Thursday, April 1, 2010

How To Train Your Dog To Not Come When Called- A Play In Three Acts

Location: an enclosed, an off-leash Dog Park in Anytown, USA
The players: a dog and his owner, regular visitors to the park
The time: time to go home

Act 1: Owner decides it is time to go and calls the dog. Dog begins sniffing the ground, a few feet away from the man.

Owner calls the dog again-this time a bit more forcefully-he is getting a bit impatient-he has things to do! Dog continues sniffing ground and moves even farther away.

Owner calls dog, but now all pretense of friendliness is gone (darned stubborn dog, he is thinking). “Get over here NOW!”

Dog continues to sniff the ground, stopping to lift a paw as he glances sideways at the owner, not looking him in the eye. Man walks toward dog- dog moves farther away, always staying just out of reach.


Act 2: Man angrily throws his hands up in the air. He stalks around a bit, pulling his hair.

Bing! A light bulb appears.

The man crouches down and calls, sweetly, through gritted teeth, “Here puppy…come here …yes…good boy”.

The dog slowly approaches, on his belly, curling sideways, tail wagging frantically while licking his lips…as soon as he is within reach…

The man grabs his collar, gives it a good shake and scolds, “BAD dog. You COME to me when I call you!!!”

This man has just successfully taught his dog to never come to him again.

Of course, that was not his intent. The man thinks, "I have just corrected my dog for not coming to me. I have taught him a lesson. Next time he will come to me when called".

 Not likely.

When this happens again, the man will then assume,  “This dog is very stupid. And stubborn. He will not listen”.

Wrong! Here is what the man is missing-the dog is incapable of matching his own action of “not coming” to the collar shake and scolding.

Why not?

Too much time has passed between the action and the consequence! Let’s break the sequence of events down into tiny pieces using a simple behavioral formula that is easy to remember:

ABC Formula

A=Antecedent (what happens before)
B=Behavior (what the dog does)
C=Consequence (what happens as a result)

Antecedent: Dog hears man calling sweetly, “come here, baby”
Behavior: Dog approaches
Consequence: GRAB/YANK/SCOLD

The dog has just learned: Approach = GRAB/YANK/SCOLD

All that went on before is not in the least tied into the Consequence; a dog’s brain is not capable of putting that complex pattern together.

Dogs are very simple creatures and a human brain is very different than a dogs brain. A huge portion of our brain is devoted to solving complex problems such as remembering consequences in a big- picture format.

Dogs do not have this brainpower and if they did we would be in BIG trouble! In fact, most of their brain is devoted to scenting.  They are very good at reacting-a dog smells a rabbit and POW! he reacts by chasing.

This is the saddest part of all;  sometimes, when the dog is called, bad things happen- and he has no idea why.

But here is the main problem- we think dogs learn a lesson from a scolding or punishment. They don’t. But they look to us  like they do. By cringing and creeping towards you, you naturally assume that the dog “feels guilty because he knows he was bad”.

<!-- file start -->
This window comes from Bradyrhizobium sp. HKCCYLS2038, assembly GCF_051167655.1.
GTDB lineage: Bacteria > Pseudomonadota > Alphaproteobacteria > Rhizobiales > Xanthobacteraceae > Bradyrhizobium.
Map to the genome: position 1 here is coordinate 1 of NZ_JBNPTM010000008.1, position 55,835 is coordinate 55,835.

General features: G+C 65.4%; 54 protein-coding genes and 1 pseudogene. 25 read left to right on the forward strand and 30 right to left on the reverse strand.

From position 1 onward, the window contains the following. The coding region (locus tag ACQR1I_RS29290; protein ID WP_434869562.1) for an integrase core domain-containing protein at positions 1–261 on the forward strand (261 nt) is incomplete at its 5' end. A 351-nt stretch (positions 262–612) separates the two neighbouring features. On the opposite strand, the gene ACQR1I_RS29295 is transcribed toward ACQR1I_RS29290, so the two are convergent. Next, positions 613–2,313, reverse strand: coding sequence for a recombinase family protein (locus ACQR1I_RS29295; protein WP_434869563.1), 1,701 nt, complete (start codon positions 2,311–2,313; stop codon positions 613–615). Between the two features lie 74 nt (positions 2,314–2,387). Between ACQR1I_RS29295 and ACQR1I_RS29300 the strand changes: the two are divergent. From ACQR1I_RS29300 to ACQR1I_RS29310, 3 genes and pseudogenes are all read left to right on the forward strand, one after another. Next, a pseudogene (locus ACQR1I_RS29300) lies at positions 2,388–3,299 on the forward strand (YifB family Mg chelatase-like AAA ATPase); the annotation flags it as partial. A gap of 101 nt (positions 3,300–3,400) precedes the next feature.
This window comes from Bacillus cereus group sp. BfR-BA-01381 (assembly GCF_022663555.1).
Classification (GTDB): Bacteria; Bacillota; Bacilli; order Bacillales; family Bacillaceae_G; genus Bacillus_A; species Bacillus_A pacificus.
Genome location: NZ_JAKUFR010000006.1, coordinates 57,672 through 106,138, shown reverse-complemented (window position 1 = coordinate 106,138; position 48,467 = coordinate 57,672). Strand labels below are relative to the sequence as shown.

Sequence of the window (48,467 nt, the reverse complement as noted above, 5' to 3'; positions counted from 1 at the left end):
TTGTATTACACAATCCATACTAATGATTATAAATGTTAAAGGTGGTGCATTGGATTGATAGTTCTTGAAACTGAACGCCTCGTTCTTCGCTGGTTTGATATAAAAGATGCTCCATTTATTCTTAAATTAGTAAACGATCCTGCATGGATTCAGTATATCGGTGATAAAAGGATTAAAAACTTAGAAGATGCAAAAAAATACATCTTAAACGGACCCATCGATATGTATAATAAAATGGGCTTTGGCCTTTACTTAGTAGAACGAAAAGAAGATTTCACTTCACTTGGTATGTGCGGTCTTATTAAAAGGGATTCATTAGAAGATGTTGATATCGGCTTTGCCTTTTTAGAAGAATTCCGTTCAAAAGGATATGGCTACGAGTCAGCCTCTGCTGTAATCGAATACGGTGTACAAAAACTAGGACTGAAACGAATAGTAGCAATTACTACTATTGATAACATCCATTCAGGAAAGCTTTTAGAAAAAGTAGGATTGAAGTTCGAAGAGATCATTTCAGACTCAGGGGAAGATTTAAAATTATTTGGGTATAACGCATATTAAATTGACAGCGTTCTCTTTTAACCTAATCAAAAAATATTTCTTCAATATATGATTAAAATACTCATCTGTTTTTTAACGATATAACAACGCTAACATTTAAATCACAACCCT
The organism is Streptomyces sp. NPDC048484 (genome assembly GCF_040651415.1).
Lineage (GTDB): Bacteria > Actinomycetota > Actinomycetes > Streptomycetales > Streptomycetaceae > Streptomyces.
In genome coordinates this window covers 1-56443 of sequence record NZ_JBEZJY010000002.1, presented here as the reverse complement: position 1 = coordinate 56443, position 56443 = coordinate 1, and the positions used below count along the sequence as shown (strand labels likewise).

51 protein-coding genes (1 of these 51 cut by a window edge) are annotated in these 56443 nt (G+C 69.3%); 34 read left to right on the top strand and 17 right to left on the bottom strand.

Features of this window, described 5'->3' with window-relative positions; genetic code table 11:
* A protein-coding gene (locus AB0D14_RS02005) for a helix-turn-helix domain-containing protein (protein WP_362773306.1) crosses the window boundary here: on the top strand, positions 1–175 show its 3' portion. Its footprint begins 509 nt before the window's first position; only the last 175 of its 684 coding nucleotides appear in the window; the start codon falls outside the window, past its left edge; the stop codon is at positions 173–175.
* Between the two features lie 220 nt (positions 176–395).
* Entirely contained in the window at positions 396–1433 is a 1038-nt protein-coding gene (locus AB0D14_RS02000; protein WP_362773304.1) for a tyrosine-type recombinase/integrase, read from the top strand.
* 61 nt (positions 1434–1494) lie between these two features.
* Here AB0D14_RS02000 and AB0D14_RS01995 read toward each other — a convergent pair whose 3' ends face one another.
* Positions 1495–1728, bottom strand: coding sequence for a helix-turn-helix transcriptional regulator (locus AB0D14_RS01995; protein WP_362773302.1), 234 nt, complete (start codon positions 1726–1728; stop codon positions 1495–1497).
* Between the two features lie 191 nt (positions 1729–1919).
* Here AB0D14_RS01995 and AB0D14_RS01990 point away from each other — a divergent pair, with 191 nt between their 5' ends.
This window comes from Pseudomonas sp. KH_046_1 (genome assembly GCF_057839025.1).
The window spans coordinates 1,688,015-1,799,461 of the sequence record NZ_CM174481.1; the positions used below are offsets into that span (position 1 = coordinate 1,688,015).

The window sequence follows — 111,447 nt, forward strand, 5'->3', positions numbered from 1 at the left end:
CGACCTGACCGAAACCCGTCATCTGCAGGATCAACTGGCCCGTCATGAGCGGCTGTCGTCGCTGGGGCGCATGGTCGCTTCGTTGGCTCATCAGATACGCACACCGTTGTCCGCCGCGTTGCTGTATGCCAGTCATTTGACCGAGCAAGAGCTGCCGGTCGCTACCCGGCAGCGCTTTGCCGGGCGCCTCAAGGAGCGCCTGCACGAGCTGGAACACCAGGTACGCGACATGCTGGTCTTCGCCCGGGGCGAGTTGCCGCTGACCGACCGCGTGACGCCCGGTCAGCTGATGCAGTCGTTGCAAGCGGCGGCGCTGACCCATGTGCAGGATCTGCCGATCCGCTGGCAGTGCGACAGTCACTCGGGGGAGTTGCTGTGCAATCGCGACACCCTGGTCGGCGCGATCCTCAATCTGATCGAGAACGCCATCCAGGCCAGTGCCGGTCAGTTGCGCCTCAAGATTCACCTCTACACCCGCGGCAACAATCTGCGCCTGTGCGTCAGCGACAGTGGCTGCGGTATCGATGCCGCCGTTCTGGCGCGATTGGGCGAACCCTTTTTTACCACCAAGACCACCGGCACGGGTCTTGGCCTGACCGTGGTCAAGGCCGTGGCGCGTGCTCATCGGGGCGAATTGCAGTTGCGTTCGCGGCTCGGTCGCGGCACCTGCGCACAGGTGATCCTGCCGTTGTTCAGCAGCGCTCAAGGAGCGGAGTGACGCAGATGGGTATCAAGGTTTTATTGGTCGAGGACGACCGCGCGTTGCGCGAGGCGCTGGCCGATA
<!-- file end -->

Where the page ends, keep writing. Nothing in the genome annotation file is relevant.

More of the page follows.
Not so.

This is a miscommunication between species. This cringing behavior in Dog Speak means, “I am no harm to you-I do not wish conflict”. The dog does sense the anger despite the man using baby talk to trick the dog into coming to him-perhaps he can even smell it-I would not be surprised. BUT he cannot apply that knowledge to his own actions- the context is lost on him.

So he reacts to this anger by using dog language indicating “no fight, please". When he does this,  we see “guilt” because it appears identical to our body language for guilt.

Go back to the paragraph where the dog continued to sniff the ground-this is called a Displacement Behavior. Just as we sometimes fidget when nervous, so do dogs. We rub our arms, smooth our hair, perhaps even pace.

But this looks to us like the dog is purposely ignoring us in favor of sniffing-he is "blowing me off".

If you see your dog sniffing, yawning, blinking, scratching, all out of the blue and out of context (of course dogs do all of these things when they are not stressed, too!), he may be experiencing some stress. Paw lifts are another means to signal, “I do not wish conflict”.

Act 3:  If you want your dog to come to you when called you must begin to establish a strong history of reinforcement for this (remember ABC?). Make sure only good things happen when he is called. Never ever scold your dog for coming to you.

If “bad things” such as leaving fun behind must occur (we do live in the real world, after all and disappointment is part of life!) then make leaving unpredictable-if your dog hates to leave the dog park, practice calling him to you and when he comes give him a pat or play a quick game of fetch and then release him to play.

Mix it up, in other words. Giving him a cookie when you get into the car can also build a strong association of Good Things happening when we leave the park.

Finale: Remember the ABC's! Before applying a human explanation to a dog behavior, stop and ask yourself, what consequence is at work here? If it is reinforcing for the dog, it will be repeated-for better or worse.

Happy Traning!

No comments:

Post a Comment